For both of these books I suspect my enjoyment depended a lot on my own mood and circumstances at the time, and it’s because of that subjectivity I’ve titled this very definitely not a book review. I suspect I’m being a little unfair on H is for Hawk, but then if you read it sat on the 319 overlooking bus-stops strewn with desiccated goat-legs, you might struggle to enjoy the expansive descriptions of glorious landscapes and rolling countryside.

*I’m presuming no one is really reading a niche wildlife blog right now

The (Anti) Raptor Alliance

It’s happening again. After the nonsense of ‘You Forgot the Birds’ last year, there’s a new joker on the scene – The Raptor Alliance. Don’t let the name fool you – this is neither a collaboration of sparrowhawks angry at social injustice, a scene from Jurassic World or even a group attempting to save the decimated Hen Harrier. Quite the opposite, this is an alliance of pigeon fanciers intent on clearing the skies of any potential threat to the enjoyment of their little hobby.raptor alliance

I’m not going to make any snarky remarks about how anyone could possibly enjoy pigeon racing, but surely the removal of raptors only sanitizes it. Like modern F11 (again, baffled), where’s the excitement in knowing that they’re all going to make it back safely? Surely the addition of a potential sparrowhawk-wildcard adds to the thrill and anticipation. Surely a little thinning by raptors leads to the evolution of quicker, smarter pigeons2.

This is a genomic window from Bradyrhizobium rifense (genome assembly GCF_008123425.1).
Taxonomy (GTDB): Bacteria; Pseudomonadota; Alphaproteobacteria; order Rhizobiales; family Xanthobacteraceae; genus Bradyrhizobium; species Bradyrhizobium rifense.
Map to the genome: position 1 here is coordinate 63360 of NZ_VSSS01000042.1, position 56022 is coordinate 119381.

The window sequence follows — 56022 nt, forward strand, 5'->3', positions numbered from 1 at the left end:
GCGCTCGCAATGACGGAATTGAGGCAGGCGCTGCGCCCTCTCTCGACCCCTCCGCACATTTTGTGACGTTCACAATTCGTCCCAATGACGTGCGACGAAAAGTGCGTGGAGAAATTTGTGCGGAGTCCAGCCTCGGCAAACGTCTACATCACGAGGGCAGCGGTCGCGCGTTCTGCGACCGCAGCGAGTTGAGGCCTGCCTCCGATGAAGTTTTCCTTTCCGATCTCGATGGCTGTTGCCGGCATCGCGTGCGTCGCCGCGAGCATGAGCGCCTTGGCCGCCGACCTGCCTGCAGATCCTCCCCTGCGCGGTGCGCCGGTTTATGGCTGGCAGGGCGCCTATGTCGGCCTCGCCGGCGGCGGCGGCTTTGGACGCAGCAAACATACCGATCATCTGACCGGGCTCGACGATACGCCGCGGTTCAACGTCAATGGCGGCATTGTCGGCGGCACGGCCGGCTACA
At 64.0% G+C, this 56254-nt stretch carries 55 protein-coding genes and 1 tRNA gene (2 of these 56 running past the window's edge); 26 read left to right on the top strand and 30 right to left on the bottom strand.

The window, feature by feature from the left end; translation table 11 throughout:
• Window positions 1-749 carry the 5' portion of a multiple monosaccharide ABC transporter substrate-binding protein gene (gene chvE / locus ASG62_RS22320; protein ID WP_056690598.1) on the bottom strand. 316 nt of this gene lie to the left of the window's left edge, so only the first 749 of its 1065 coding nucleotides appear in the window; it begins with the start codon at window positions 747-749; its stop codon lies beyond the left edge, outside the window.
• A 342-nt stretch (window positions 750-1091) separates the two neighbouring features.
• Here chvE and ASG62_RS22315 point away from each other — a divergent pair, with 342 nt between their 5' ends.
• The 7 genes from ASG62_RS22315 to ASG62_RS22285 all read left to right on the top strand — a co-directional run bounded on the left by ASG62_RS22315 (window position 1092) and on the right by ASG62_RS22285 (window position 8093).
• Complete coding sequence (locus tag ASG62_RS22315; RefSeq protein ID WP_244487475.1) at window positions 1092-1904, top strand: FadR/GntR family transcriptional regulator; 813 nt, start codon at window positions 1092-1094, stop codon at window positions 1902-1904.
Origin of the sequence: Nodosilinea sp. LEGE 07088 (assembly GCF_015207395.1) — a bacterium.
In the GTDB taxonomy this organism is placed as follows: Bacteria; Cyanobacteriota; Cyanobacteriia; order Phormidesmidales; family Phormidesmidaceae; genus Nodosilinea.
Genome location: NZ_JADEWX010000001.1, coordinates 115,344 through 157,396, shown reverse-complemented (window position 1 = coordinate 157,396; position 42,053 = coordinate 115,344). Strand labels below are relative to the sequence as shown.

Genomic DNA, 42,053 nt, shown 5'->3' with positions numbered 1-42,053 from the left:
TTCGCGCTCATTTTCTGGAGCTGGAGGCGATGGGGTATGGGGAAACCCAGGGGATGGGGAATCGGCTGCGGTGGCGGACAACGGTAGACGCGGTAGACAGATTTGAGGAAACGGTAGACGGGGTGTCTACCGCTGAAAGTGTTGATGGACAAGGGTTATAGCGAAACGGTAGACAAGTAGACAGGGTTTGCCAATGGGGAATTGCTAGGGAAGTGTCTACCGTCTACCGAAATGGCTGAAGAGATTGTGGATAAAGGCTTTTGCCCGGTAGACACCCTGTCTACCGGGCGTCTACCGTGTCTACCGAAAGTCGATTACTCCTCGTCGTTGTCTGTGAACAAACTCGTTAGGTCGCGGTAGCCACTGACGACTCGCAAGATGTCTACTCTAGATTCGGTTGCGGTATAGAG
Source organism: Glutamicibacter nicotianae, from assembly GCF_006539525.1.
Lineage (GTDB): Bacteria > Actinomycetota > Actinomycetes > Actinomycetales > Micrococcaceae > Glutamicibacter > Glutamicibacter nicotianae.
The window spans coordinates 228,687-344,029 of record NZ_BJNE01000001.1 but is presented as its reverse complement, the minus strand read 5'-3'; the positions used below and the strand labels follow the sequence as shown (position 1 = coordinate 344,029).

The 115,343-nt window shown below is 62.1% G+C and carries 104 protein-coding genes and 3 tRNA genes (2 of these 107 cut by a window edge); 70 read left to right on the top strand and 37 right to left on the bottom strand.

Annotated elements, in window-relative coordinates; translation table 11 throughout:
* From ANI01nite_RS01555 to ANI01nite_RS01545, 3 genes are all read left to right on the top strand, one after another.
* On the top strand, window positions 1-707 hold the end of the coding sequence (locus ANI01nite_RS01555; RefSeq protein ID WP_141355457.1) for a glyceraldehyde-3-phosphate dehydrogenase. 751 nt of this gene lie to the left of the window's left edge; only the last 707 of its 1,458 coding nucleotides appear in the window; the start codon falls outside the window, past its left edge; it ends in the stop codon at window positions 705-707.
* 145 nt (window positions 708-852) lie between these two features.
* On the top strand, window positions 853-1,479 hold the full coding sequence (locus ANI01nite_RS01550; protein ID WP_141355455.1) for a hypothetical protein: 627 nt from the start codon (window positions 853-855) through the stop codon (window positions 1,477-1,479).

The recent petition put forward to members of Pigeon Racing unions (who knew, right?) is asking racing pigeons to be designated as livestock. With this designation it will then be legal (the Royal Pigeon Racing Association states) for pigeon racers to shoot birds of prey ‘around their loft’. Now, I’m not entirely comfortable about the idea of any group blasting away into the sky, presumably in a residential area, particularly when I think about the rather woolly concept of ‘around their loft’. How many pigeon lofts are not in the vicinity of another property? Are they sure they can discharge a weapon without firing beyond their premises (as per Firearms Act)? So straight off the bat, I am not convinced by the legality of this unless said loft is in the middle of a field (yes, some of them will be). Might there be the potential for a little stretching of that ‘around the loft’ phrase?

But that’s mere nuts and bolts, protocol, procedure. From the ‘You Forgot the Birds’ debacle, we all know the real fun starts when you dive into the PR and reasoning behind it all. So lets head straight into the world of twitter, where we can rest assured that these types of movement will invariably make a boob and receive the mauling they deserve:

Another brilliant business enterprise scuppered by my time-travelling nemesis

Another brilliant business enterprise scuppered by my time-travelling nemesis